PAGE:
A turning point for neutron sources came in 1998 in the shape of a report from the Global Science Forum, a talking shop created by the Organisation for Economic Co-operation and Development (OECD) in Paris. It underlined the importance of neutron scattering for many areas of research and called upon governments to boost investment to make the most of current front-rank facilities, and for each of the major regions—North America, Europe, and Asia—to build a next-generation spallation source.

In the United States and Japan, “the recommendations were taken on board and taken seriously,” says Cywinski. U.S. researchers had been starved of neutron sources for years and had suffered a major blow in 1995 when their great hope, the $2.8 billion Advanced Neutron Source, was killed off after a decade of planning (Science, 17 February 1995, p. 952). “The U.S. field was practically destroyed,” says Keimer. But by 1998, the U.S. community had pulled itself together and pushed through plans for a world beater, the Spallation Neutron Source at Oak Ridge National Laboratory in Tennessee (Science, 23 January 1998, p. 470). Japan, too, has joined the hunt; it's building a multiuse facility called J-PARC in Tokai that will include a spallation source. Both machines will begin operations within the next several years. Europe was much slower to react to the OECD report. ILL set the ball rolling in 2001 by launching its Millennium Programme to upgrade its instruments and replace its 30-year-old neutron guides, pipes that channel neutrons from reactor to instruments. But Vettier says that ILL has had trouble persuading its funding states—France, Germany, and the United Kingdom—to fully support the$52 million project. They've given trifling amounts each year, amounting to just $10 million so far. “There is not a green light for completion,” Vettier says. The program suffered a further setback last year when French authorities assessed the reactor for seismic risk and called for major reinforcement work, improvements that will cost$24 million over 3 years.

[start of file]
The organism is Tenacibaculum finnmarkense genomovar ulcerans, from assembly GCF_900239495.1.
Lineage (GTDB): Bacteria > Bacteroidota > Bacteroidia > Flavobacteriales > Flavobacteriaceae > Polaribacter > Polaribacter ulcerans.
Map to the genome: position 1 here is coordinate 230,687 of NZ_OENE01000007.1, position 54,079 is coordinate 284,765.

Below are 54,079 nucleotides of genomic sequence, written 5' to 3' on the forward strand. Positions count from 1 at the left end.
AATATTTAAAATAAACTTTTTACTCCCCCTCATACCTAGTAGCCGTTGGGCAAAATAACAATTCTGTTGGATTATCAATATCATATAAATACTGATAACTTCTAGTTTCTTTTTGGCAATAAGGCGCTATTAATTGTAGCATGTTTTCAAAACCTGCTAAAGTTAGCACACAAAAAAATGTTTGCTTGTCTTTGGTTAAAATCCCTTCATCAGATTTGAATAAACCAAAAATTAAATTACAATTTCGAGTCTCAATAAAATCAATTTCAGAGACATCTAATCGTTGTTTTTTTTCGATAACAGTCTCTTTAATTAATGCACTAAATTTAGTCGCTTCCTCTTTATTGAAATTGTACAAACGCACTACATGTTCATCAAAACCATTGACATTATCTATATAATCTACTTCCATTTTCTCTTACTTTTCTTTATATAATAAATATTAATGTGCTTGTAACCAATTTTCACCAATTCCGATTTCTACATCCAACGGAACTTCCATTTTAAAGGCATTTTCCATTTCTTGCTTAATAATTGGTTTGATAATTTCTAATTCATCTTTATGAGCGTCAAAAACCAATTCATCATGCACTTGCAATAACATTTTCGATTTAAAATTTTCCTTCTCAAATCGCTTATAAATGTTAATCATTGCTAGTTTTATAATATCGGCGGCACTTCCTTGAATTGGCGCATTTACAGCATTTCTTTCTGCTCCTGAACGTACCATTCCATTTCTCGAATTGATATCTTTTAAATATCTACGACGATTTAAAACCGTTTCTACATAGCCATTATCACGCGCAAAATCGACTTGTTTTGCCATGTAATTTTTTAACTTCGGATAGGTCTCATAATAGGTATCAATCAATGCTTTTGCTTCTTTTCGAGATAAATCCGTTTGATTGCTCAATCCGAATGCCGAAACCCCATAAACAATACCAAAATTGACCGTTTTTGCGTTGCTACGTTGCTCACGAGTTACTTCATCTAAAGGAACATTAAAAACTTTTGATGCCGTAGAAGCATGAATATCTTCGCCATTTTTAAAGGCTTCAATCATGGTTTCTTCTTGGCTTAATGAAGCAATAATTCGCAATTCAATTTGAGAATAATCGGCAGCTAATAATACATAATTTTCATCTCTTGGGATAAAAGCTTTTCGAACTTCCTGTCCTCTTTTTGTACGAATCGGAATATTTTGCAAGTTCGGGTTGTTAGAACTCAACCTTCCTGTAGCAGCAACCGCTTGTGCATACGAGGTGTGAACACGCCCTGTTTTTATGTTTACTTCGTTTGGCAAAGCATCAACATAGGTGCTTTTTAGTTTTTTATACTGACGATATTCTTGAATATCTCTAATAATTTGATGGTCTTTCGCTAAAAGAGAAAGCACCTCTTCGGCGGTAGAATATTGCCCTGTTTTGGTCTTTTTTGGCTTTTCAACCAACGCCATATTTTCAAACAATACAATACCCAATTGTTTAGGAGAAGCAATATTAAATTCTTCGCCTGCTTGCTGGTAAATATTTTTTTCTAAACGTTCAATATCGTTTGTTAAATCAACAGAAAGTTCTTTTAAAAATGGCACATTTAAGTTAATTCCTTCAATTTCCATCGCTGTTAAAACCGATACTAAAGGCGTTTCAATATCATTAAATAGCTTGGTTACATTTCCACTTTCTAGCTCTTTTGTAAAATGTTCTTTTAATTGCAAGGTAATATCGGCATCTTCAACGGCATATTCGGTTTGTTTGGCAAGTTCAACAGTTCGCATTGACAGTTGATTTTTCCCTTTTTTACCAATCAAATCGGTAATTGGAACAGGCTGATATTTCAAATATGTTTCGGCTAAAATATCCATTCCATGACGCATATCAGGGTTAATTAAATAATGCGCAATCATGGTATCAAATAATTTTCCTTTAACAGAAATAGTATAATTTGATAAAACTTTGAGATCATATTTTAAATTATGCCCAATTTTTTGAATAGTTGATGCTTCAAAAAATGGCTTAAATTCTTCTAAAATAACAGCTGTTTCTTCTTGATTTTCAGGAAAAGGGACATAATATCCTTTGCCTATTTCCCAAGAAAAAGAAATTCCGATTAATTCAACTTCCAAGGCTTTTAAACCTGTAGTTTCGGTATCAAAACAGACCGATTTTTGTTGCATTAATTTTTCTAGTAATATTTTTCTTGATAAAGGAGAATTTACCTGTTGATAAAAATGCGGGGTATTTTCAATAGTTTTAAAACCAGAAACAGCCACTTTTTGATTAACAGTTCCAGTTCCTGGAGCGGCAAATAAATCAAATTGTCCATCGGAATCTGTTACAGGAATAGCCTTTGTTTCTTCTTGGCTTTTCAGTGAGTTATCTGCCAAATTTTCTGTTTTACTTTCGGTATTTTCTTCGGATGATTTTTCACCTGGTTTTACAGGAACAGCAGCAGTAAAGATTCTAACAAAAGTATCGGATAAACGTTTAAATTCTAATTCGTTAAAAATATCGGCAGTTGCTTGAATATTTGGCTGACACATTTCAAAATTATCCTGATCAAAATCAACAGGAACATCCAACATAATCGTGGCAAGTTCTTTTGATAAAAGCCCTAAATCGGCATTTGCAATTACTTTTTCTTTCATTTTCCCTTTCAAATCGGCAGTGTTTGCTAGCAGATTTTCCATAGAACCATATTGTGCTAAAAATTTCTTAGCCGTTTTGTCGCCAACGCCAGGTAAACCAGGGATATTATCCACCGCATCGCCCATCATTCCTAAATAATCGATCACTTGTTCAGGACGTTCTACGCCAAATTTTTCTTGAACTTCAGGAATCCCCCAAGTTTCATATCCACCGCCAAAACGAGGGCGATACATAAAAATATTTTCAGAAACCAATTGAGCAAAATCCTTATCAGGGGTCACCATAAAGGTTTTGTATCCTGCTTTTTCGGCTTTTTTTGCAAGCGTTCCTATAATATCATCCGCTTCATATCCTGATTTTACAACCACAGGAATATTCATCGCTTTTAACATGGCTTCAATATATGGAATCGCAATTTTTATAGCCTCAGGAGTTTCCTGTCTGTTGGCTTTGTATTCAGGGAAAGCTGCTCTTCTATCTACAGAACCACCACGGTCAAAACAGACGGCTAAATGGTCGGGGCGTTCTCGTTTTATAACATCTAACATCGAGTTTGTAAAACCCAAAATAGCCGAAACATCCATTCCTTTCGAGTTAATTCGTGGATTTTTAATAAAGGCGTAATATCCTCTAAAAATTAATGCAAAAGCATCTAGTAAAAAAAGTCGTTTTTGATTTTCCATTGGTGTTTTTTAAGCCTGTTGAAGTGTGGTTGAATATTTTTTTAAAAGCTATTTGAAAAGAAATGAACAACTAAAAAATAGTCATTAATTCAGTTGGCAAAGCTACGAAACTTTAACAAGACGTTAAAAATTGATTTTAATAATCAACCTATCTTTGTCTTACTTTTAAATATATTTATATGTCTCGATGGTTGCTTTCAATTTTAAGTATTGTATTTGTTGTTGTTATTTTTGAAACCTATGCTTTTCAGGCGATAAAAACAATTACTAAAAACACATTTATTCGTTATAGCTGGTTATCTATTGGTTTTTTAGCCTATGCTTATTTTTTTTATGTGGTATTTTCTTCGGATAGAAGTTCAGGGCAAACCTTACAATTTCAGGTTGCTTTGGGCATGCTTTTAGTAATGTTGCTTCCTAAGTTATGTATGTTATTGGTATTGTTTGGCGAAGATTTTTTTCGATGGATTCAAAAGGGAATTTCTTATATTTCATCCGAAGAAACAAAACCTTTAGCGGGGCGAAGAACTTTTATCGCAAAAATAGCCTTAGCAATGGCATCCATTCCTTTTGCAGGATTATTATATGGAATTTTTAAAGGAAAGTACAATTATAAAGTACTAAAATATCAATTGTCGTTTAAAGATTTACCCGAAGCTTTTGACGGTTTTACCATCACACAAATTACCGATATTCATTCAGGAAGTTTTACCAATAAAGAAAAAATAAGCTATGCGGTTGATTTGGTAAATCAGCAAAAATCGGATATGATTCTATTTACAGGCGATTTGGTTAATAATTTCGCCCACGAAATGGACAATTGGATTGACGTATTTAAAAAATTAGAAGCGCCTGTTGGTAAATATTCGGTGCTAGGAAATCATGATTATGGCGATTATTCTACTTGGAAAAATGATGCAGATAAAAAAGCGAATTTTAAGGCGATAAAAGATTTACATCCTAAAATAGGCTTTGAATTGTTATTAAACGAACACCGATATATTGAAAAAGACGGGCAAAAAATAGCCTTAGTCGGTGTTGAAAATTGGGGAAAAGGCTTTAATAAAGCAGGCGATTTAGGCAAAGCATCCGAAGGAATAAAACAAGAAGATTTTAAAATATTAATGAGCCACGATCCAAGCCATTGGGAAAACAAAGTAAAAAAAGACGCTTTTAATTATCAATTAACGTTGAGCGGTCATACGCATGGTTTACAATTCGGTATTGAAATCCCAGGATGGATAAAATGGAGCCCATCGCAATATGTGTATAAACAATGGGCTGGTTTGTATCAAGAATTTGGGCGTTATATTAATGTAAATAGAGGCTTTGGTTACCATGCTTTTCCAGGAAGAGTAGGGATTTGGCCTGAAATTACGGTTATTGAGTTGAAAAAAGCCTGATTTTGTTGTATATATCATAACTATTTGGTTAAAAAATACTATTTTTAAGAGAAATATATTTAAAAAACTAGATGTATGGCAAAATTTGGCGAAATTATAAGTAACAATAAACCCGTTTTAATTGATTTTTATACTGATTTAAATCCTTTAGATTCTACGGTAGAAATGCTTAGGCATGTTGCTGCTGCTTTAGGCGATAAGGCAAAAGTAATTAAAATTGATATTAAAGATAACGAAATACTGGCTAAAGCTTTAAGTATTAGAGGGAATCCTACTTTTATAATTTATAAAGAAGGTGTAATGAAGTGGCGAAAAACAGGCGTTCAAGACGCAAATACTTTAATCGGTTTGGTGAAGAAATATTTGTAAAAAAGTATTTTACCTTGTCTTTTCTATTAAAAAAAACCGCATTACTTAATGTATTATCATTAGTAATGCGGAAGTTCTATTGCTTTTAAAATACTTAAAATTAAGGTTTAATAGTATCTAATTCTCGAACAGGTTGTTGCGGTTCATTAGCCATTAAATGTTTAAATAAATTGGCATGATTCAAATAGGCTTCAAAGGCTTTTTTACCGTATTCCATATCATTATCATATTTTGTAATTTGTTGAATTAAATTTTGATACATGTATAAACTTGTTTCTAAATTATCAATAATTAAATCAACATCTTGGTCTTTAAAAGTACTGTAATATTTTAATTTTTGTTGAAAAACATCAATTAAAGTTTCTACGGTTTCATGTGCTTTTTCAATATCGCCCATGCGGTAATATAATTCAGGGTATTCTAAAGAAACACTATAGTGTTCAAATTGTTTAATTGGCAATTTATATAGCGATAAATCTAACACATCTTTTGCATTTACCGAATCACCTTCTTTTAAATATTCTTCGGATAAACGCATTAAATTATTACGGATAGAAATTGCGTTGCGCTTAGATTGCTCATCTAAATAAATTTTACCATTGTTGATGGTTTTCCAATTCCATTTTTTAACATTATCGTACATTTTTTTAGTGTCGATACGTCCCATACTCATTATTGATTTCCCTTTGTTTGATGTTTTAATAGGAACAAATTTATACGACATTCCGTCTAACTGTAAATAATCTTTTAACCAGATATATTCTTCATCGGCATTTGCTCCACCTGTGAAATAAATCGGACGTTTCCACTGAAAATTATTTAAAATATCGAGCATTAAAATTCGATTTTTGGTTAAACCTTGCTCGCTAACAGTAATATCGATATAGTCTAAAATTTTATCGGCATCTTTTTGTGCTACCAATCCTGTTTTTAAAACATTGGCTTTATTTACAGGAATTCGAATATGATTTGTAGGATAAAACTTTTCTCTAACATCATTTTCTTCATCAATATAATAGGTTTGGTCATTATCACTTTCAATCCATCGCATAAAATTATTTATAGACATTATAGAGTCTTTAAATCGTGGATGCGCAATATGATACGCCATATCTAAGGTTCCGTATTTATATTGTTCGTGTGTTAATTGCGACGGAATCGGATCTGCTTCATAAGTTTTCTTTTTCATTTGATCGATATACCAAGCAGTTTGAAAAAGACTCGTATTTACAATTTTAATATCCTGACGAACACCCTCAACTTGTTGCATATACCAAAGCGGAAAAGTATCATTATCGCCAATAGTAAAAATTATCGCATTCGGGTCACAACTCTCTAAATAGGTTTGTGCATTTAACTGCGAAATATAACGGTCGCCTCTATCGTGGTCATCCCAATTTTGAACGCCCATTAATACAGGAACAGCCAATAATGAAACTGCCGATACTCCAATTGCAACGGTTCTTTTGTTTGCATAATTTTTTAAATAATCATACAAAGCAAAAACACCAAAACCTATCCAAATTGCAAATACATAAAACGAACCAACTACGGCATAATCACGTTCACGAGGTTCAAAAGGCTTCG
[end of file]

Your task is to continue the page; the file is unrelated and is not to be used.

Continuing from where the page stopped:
The ISIS spallation source too has been pushing for extra investment. After researchers had campaigned hard for many years for a second target station—an addition that would roughly double the number of instruments but leave the accelerator unchanged—the U.K. government announced last month that it would come up with \$162 million to complete the project.

Among smaller national sources, many are approaching retirement. Denmark's DR3 reactor at Risø closed in 2000, and other smaller reactors, such as Germany's FRJ-2 at Jülich, are likely to be shut down soon. In the meantime, a funding crisis across French research could doom the Orphée reactor in Saclay. “A decision [on its future] will no doubt be taken before the end of this year,” says Pierre Monceau, director of Saclay's Léon Brillouin Laboratory. Moreover, a recent report estimated that by 2020 half of all neutron-scattering instruments now in use in Europe will no longer be operational.